Our Constitution makers have undoubtedly borrowed the grand impeachment process from the imperial Parliament in England for the removal of judges of the High Court and Supreme Court. However, the founders, while writing the constitutional provisions on impeachment, have certainly kept in mind the object of shielding the judges from the executive mischief, as well as from politicisation by parliamentarians who are the peoples elected representatives.
The provisions of Article 124 of the Constitution of India relating to the removal of a judge are accordingly structured in two parts [Sub Committee for Judicial Accountability: (1991) 4 SCC 699 @ 747-8]. The ultimate decision making on removal is vested in Parliament under clause (4) of the Article 124. But, the investigation into the allegations of misconduct is governed by clause (5) of the Article 124. The Constitution makers have consciously used the words “proved misconduct” in clause (4) of Article 124.
The implied mandate is that Parliament shall act only when the proved misconduct is reported. Therefore, it follows that Parliament is barred from conducting investigation and holding inquiry directly. The role of Parliament has been limited or confined only to the decision on the question of punitive action namely removal of a judge based on the proven misconduct. Parliament cannot by itself investigate or inquire into the allegations of misconduct and record the finding of fact on misconduct. By this process, the politicisation is avoided deftly.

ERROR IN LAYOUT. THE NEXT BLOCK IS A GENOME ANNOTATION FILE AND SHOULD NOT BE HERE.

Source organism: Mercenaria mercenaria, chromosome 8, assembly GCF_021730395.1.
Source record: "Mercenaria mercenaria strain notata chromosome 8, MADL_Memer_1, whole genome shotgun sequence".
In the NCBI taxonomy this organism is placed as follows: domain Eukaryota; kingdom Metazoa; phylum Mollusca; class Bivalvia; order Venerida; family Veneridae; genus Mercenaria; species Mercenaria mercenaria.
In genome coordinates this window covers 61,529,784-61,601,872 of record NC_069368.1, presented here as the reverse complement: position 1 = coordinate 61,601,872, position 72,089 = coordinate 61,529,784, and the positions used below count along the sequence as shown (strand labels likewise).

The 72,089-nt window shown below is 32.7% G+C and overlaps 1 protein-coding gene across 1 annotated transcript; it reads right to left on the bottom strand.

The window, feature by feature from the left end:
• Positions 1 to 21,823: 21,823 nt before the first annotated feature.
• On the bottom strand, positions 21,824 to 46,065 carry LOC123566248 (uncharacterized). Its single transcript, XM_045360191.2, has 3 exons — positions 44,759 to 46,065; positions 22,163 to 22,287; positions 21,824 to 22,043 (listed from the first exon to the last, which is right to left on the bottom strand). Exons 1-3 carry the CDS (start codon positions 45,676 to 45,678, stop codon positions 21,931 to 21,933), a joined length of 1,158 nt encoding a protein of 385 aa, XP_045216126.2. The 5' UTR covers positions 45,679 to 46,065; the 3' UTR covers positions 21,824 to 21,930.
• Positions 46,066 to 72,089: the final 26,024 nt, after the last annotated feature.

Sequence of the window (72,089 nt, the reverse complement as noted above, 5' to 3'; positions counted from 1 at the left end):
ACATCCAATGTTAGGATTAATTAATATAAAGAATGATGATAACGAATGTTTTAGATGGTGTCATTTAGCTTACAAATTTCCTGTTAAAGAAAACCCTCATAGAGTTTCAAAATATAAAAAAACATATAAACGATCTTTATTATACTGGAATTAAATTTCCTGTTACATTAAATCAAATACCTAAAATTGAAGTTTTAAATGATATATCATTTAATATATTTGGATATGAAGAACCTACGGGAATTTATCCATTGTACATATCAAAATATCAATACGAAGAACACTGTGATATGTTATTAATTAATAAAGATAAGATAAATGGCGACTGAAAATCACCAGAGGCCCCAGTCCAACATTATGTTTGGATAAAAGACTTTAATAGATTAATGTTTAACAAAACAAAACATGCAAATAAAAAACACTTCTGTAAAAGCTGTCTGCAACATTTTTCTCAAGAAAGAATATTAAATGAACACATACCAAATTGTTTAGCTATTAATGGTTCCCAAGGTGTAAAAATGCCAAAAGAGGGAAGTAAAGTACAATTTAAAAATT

Parliament, in furtherance of the object, under clause (5) of Article 124 has enacted the Judges Inquiry Act, 1968. Under this Act of 1968, the right of initiation is exclusively vested in the Members of the Parliament (MPs). But the institutional role of Parliament starts only after the misconduct is proved in accordance with procedure or due process enacted by law under clause (5).
The MPs have no role in the proceedings even before the high judicial committee appointed by the Speaker or Vice President under the Judges (Inquiry) Act of 1968. It is only the advocate appointed by the Speaker or Vice President, who has the authority to present the case before the committee [Krishna Swami v/s. Union of India (1992) 4 SCC 605 @ 641 (Ramaswamy J)].
If is this how the politicisation is avoided, the role of individual MPs arises for consideration because, only they have the right of initiation of the impeachment process under Section 3 of the Judges (Inquiry) Act of 1968. Under the parliamentary system, the Council of Ministers representing the executive have a right to initiate the proposals as bill or resolution for the decision of Parliament.
However, Parliament while making law, namely the Judges (Inquiry) Act of 1968, has denied such right to the Ministers. The right is only vested in MPs. But, then the question is – whether political parties can mandate their members who are MPs by a whip or advises. This appears to be constitutionally inconceivable as it runs contrary to the idea of vesting the right in MPs than the Ministers.
Hence, the recent move by group of political parties to initiate the impeachment motion against the Chief Justice of India through their members who are MPs, with the ruling political party members opposed the same — was a case of gross politicisation of the impeachment process. It a case of executive overreach, and was something which the founders of Constitution had assiduously had tried to avoid while drafting the Constitution.